I've just been looking at specs on stepper motors - they give the winding resistances as well, 12V ones vary as low as 20 ohms (0.6A), but a 5.3W one is listed at 47 ohms, and a 2W one at 120 ohms.

Where did the stepper motor come from?, I've often taken them out of 5.25 inch floppy drives - I've never measured coil resistance, but they work fine on 12V.

Your confusion with ohms law is because you are expecting 12V to the motor, with the current limited - this is impossible - ohms law is nice and simple, and it works - ALWAYS!. If you limit the current to the motor you are simply reducing the voltage to it. I would be inclined to try running it off 5V or so and measure the current it takes, and seeing if it runs warm, particularly when it's locked in a stationary position.
 

cannonfodder

New Member
The motors came from a Mitsubishi RM-101 robot arm... (to be honest... they're still in the robot)... I aquired the arm, but the control and power board is missing. When you examine the base unit, all you find is wires!!!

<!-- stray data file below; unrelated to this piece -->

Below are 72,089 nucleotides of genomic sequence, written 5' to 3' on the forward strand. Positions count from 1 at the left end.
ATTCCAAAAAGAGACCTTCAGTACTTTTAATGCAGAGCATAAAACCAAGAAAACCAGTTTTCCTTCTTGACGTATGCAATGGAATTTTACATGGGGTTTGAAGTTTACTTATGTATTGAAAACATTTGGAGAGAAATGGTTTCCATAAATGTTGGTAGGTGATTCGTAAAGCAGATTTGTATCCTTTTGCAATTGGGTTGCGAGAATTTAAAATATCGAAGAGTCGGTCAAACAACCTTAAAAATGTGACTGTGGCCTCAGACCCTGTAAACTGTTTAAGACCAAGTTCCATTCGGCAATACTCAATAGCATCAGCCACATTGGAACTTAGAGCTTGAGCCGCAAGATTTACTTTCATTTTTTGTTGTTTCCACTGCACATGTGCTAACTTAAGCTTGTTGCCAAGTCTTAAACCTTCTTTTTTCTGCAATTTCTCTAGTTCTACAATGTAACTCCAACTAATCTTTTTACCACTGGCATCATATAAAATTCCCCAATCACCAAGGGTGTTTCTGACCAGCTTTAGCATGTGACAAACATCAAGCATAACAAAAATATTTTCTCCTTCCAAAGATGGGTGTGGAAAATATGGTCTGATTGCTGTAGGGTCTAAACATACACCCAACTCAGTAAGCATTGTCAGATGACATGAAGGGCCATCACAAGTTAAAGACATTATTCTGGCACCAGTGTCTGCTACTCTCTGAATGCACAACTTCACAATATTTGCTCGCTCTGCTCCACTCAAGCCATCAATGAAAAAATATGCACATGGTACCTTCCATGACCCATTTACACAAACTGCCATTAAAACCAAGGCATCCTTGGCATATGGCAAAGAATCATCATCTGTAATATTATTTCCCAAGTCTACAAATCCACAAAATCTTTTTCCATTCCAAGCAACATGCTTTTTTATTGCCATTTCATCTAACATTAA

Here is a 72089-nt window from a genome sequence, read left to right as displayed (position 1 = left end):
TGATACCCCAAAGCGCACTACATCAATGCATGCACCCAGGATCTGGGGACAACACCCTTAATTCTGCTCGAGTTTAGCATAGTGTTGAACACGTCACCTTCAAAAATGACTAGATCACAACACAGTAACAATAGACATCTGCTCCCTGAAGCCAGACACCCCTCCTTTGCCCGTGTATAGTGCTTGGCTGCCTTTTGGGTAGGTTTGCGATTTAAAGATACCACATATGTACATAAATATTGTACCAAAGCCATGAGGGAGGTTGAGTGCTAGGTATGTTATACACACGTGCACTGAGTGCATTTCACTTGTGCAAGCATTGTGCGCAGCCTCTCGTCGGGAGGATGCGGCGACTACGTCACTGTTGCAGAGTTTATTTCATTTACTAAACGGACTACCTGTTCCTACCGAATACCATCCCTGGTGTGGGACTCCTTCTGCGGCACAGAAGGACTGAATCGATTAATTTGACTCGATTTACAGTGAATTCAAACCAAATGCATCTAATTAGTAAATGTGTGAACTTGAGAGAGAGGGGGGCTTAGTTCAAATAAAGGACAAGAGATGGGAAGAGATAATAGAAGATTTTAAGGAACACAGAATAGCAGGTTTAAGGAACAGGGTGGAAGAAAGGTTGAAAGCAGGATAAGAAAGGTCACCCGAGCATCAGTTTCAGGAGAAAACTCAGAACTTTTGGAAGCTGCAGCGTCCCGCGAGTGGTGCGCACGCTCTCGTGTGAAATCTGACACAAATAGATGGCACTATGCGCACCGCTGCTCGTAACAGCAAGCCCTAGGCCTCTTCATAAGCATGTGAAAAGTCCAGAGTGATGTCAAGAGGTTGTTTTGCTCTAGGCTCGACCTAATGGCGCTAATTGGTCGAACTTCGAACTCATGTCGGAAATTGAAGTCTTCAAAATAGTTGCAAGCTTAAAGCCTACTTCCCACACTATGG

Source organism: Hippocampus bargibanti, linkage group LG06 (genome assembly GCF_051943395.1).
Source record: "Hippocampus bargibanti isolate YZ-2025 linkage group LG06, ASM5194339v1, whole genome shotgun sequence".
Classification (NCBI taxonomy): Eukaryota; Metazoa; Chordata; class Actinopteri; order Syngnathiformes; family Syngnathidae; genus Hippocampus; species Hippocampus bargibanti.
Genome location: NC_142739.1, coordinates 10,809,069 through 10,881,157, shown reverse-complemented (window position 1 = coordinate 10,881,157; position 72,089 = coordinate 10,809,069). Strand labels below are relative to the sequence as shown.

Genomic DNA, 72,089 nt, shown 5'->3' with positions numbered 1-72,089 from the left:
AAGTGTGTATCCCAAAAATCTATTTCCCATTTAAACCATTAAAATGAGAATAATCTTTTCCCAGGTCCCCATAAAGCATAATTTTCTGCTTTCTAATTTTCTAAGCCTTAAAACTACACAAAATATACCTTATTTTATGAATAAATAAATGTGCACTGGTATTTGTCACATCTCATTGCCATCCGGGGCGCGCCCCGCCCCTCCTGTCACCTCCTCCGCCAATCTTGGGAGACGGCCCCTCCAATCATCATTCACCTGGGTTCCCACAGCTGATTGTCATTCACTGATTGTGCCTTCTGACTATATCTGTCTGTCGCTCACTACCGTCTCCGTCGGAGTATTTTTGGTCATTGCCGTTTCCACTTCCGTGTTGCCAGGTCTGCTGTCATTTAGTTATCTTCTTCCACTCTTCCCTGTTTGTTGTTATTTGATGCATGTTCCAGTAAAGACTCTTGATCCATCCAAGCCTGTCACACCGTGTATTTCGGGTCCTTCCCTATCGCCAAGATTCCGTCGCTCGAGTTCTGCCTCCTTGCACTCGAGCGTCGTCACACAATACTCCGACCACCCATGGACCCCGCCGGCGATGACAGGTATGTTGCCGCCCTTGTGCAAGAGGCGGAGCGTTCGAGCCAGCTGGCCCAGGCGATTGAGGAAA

My new interface circuit is based on the UCN5804 and does indeed drive the motors but the performance is terrible. I assumed that when running from 12V directly, the current and power (not to mention the temperature) seem to be very high.

How "hot" should they run? Is 12V 10R 1.2A OK?
 

Nigel Goodwin

Super Moderator
Most Helpful Member
cannonfodder said:
How "hot" should they run? Is 12V 10R 1.2A OK?
Well 12V at 1.2A is 14.4W, if the motor is rated at 3.5W it looks rather excessive. However, presumably a robot arm has to be able to lift things, so a stepper motor is going to require a fair bit of power to do so.

What voltage are you using with the UCN5804?.
 

cannonfodder

New Member
My first circuit used 12V (straight from the orignal PSU) but I noticed the current draw and heat was high. Since then I've tried just about every voltage.

Not only that... there are 6 motors, assuming that only one phase (in each motor) is ever on at any one time, thats...

1.2A x 6 = 7.2A total (not including the logic and other stuff)

The transformer that's still in the robot base doesn't look to me like it could deliver 7.2A...

I guess I just don't know enough about stepper motors (or at least these ones)